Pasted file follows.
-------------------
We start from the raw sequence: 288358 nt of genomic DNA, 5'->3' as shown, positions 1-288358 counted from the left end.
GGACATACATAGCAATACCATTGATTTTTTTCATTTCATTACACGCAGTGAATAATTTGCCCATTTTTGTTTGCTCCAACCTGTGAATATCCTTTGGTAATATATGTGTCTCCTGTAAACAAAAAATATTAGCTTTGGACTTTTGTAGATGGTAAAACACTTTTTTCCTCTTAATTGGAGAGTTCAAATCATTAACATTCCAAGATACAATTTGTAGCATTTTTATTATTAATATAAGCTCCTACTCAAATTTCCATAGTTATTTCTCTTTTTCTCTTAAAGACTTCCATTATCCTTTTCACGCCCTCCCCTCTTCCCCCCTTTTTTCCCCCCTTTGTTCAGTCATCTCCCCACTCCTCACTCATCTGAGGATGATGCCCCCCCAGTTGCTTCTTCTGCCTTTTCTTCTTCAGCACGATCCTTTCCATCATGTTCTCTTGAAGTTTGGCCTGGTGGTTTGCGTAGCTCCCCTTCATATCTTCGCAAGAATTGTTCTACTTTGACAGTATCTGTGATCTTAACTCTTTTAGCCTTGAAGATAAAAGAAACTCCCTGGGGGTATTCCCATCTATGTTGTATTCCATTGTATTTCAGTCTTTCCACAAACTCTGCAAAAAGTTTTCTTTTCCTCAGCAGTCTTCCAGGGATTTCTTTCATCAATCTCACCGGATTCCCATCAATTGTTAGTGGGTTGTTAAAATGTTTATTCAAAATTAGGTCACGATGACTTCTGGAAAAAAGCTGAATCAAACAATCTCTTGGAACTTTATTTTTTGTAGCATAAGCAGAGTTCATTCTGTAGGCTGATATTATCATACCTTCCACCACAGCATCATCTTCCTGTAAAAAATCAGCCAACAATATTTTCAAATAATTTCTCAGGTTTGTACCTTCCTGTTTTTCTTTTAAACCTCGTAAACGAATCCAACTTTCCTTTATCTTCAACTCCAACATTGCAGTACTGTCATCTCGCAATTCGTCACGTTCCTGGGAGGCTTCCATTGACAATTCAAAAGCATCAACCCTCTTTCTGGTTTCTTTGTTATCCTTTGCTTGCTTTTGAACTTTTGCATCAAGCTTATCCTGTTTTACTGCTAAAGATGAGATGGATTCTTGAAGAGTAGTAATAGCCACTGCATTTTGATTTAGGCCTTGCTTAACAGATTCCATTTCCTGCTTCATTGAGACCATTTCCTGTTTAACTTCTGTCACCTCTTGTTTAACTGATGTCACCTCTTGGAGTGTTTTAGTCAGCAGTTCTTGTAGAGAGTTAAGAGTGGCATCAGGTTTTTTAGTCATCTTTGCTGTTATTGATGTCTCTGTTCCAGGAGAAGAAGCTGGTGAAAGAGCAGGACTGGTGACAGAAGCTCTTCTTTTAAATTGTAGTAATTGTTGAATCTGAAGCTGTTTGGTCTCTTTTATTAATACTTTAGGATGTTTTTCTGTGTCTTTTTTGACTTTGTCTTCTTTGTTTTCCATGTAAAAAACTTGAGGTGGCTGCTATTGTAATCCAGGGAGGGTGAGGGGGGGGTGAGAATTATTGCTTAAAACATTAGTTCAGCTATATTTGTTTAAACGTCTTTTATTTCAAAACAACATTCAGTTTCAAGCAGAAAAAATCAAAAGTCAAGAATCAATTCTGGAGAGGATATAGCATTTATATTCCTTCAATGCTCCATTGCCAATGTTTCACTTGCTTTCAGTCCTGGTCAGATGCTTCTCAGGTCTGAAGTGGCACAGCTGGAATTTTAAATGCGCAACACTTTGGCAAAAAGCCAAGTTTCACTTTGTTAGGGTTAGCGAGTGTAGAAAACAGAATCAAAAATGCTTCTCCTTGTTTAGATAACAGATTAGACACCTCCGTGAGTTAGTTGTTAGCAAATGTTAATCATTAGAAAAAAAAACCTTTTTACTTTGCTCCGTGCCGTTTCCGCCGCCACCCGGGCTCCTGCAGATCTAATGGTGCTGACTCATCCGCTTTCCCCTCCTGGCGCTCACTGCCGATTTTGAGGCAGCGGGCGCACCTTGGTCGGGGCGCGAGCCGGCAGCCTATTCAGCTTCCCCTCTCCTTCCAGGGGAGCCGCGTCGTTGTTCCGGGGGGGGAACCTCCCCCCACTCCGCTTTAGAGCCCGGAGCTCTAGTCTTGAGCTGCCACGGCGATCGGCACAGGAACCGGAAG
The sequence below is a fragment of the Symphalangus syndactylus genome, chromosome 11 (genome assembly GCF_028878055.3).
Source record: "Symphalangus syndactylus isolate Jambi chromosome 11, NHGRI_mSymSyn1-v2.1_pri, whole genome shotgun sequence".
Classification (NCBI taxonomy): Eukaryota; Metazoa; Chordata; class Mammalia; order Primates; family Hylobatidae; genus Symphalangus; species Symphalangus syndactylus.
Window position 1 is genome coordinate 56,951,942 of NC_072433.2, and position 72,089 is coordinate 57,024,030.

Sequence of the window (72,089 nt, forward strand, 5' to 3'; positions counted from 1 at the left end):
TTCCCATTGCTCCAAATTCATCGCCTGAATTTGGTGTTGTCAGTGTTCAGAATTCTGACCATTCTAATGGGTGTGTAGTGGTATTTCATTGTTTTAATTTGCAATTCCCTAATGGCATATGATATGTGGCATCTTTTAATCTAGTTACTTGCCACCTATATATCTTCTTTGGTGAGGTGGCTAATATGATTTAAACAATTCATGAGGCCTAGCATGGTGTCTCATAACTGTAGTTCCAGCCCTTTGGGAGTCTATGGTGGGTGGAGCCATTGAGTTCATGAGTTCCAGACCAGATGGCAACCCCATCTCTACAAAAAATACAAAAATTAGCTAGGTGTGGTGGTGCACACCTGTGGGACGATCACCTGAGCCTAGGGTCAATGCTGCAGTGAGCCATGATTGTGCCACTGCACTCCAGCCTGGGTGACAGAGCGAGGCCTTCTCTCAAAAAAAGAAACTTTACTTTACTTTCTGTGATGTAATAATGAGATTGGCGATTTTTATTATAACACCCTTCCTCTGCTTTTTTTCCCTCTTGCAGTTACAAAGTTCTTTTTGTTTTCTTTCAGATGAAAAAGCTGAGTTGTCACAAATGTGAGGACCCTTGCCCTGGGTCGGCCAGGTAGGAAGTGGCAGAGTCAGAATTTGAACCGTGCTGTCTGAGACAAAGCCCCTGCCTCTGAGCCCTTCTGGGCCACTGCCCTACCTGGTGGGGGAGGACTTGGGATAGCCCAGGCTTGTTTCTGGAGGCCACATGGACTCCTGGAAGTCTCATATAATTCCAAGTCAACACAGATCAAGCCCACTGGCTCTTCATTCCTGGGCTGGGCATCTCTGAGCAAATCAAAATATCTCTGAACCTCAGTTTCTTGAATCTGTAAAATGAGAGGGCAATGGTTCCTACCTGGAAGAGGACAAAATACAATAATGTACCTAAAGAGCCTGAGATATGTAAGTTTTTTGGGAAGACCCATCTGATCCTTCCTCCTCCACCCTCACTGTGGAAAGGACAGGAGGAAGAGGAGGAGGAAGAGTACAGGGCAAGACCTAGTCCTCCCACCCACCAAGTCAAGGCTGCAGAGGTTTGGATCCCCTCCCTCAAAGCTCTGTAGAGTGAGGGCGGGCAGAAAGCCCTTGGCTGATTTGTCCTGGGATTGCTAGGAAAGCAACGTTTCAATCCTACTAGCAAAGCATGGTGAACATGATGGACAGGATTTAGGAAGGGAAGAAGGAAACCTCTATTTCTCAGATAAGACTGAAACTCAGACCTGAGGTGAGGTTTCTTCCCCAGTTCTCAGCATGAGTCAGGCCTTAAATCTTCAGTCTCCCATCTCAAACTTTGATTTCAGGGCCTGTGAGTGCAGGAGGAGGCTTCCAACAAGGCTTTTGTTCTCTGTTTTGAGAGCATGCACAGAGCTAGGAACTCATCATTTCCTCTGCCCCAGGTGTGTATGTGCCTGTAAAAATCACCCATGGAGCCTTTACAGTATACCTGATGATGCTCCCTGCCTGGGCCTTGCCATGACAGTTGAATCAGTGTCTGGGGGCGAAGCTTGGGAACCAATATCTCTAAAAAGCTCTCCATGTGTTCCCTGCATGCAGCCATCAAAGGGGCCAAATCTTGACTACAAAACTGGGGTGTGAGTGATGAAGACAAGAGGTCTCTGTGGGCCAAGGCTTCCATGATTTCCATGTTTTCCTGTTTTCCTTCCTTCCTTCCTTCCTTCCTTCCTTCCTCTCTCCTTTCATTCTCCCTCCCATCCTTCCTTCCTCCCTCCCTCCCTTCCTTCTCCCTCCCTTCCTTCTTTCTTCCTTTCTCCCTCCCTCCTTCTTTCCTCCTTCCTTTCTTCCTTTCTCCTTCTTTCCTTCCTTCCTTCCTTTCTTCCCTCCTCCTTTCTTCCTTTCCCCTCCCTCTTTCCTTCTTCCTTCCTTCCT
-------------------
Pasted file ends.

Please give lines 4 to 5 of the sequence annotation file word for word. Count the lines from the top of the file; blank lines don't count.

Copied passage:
Source record: "Symphalangus syndactylus isolate Jambi chromosome 11, NHGRI_mSymSyn1-v2.1_pri, whole genome shotgun sequence".
Classification (NCBI taxonomy): Eukaryota; Metazoa; Chordata; class Mammalia; order Primates; family Hylobatidae; genus Symphalangus; species Symphalangus syndactylus.